What is New Jersey Inheritance Tax?

Posted by ANGELA RICH HARTMANN | Jan 26, 2021

It has been said, “…in this world nothing can be said to be certain, except death and taxes.”  Benjamin Franklin made this statement on November 13th, 1789, and most would agree the statement still rings true today.  Both of these unpleasant certainties must be considered when preparing your estate plan.

In addition to Federal Estate Taxes, the State of New Jersey imposes an Inheritance Tax.  The New Jersey Inheritance Tax is not a tax on the estate but rather a tax on the transferee's right of succession to property transferred by a decedent.  As a practical matter, the distinction may not make a difference, as the personal representative in charge of the estate is required to deduct this tax prior to distribution. 

Governing Law

The New Jersey Transfer Inheritance Tax Law is governed by the New Jersey Statutes, chapters 54:33through 54:37 and in 54:38A.  Governing Rules and Regulations adopted in 2018 appear in the New Jersey Administrative Code at N.J.A.C 18:26-1.1 et seq. 

In the Beginning

The first Inheritance tax law in New Jersey, called the Collateral Inheritance Tax Act, was passed in 1892 and imposed a 5% tax on transfers to collaterals and nonrelatives.  In 1909 the Transfer Inheritance Tax was enacted, and the Transfer Inheritance Tax Bureau was created.  Today this agency is called the Transfer Inheritance and Estate Tax Branch.

Our laws are ever changing, and this initial tax to collaterals and nonrelatives was extended to transfers to a family member, including, but not limited to, spouse, children, parents and siblings.  Over the years, deductions, credits, and exemptions were carved out and codified, and rates and classifications were created with large changes in 1926, 1962 and 1985.  With phase outs and modifications, the amendments to the Transfer Inheritance Tax Act in 1985 remains largely in place. 

The Law in 2021

The New Jersey Inheritance Tax Law imposes a graduated tax ranging from 11% to 16% on the transfer of real and personal property with a value of $500 or more to certain classes of beneficiaries.  Where a decedent lived at the time of his or her death, and what relationship the beneficiary has to the decedent will determine the tax due on the transfer.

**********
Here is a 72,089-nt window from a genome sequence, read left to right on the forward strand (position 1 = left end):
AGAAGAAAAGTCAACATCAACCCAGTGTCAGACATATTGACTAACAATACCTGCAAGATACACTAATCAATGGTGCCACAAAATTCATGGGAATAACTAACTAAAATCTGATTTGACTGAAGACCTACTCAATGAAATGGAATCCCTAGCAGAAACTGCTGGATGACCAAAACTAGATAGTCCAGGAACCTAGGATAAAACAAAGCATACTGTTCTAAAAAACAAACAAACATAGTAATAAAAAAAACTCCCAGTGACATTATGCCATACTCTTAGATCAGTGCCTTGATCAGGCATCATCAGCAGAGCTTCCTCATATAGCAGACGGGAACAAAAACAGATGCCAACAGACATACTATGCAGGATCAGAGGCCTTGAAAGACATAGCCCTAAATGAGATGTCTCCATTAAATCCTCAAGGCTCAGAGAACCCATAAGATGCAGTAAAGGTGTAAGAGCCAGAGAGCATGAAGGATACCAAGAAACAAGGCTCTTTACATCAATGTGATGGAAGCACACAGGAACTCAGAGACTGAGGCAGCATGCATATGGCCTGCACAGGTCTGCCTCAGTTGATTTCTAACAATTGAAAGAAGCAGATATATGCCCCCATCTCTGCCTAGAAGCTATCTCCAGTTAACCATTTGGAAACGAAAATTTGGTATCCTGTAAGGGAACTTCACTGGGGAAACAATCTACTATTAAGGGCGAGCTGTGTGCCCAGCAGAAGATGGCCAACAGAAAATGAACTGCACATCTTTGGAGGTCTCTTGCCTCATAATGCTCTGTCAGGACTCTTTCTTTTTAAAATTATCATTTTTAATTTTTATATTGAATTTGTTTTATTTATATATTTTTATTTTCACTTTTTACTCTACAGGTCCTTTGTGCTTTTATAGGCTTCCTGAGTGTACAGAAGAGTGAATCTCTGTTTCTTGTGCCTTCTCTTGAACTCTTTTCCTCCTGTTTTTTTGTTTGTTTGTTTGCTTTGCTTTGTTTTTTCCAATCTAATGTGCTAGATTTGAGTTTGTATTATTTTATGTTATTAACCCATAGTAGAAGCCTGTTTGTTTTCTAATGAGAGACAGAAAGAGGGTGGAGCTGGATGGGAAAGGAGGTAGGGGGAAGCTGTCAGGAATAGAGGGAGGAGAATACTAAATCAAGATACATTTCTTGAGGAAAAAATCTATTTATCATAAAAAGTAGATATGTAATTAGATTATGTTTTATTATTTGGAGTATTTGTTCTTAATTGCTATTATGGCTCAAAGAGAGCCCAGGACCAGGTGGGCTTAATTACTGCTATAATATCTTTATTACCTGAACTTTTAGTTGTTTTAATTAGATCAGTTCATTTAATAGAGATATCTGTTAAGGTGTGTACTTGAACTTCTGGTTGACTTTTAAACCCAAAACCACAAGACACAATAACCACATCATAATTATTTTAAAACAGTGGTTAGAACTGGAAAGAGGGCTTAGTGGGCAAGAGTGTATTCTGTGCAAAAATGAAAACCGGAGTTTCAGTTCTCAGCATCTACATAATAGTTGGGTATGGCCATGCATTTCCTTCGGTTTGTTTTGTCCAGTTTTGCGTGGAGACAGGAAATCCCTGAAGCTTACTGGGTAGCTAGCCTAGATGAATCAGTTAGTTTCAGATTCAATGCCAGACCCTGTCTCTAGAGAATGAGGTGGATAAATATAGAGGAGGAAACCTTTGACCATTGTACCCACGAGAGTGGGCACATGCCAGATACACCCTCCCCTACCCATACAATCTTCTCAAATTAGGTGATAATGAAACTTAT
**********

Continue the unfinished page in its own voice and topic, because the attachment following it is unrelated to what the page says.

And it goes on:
A decedent's residence can have significant tax consequences

For a resident decedent, that is, a person who was a resident of New Jersey at their time of death, transfers of real and personal property located in New Jersey as well as intangible personal property wherever located, are subject to tax.  For non-resident decedents, only transfers of real or tangible property located in New Jersey are subject to tax.  

Beneficiary Classes and Rates

Beneficiary Classes are divided into four categories.  Class A, C, D and E.  Only beneficiaries in Classes C and D are subject to Inheritance Tax. 

Class A Beneficiaries

Class A Beneficiaries include:  Father, mother, grandparents, spouse, domestic partner as defined in N.J.S. 26:8A-4, partner in a civil union couple as defined in N.J.S. 37:1-29, child or children of the descendent, adopted child or children of the descendent, issue of any child or legally adopted child of the decedent, mutually acknowledged child or step-child of the decedent, and certain children of a civil union partner or domestic partner conceived by artificial insemination.

Class C Beneficiaries

Class C Beneficiaries include: Brother or sister of the decedent, including half-brother and half-sister, wife or widow of a son of the decedent, or husband or widower of a daughter of the decedent, or the civil union partner or the surviving civil union partner of a son or daughter of the decedent. 

Class D Beneficiaries

Class D Beneficiaries include every other transferee, distribute or beneficiary who is not included in Classes A, C or E.

Class E Beneficiaries

Class E Beneficiaries include exempt entities and organizations, including the State of New Jersey or any of its political subdivisions, educational institutions, churches, hospitals, orphan asylums, public libraries, and certain other non-profit agencies. 

Tax Amount

On transfers from estates of decedents dying on or after July 1, 1988:

Class A beneficiaries are exempt from tax. 

Class C beneficiaries are exempt from the first $25,000.00 transferred.  The tax rates on range and increase on the amounts in excess of $25,000.00 to over $1,700,000.00.  Specifically, $25,000.00 to $1,075,000.00 (to $1,100,000.00) is taxed at 11%; the $300,000.00 (to $1,400,000)  is taxed at 13%, the next $300,000.00 (to $1,700,000.00) is taxed at 14% and over $1,700,000.00 is taxed at 16%. 

Class D beneficiaries are taxed at 15% for the first $700,000.00 and taxed at 16% for any amount exceeding $700,000.00.

Class E beneficiaries are exempt from tax.

Exemptions and Deductions

In addition to the exemptions above, certain types of transfers are exempt from tax including, but not limited to transfers under $500.00, life insurance paid to a named beneficiary and certain charitable transfers. 

Contact Hartmann Law 

For more information about New Jersey Inheritance Tax or to discuss your Estate Planning needs, contact Hartmann Law today.

About the Author


Angela Rich Hartmann is a New Jersey attorney serving clients in the areas of estate, business, and real estate law.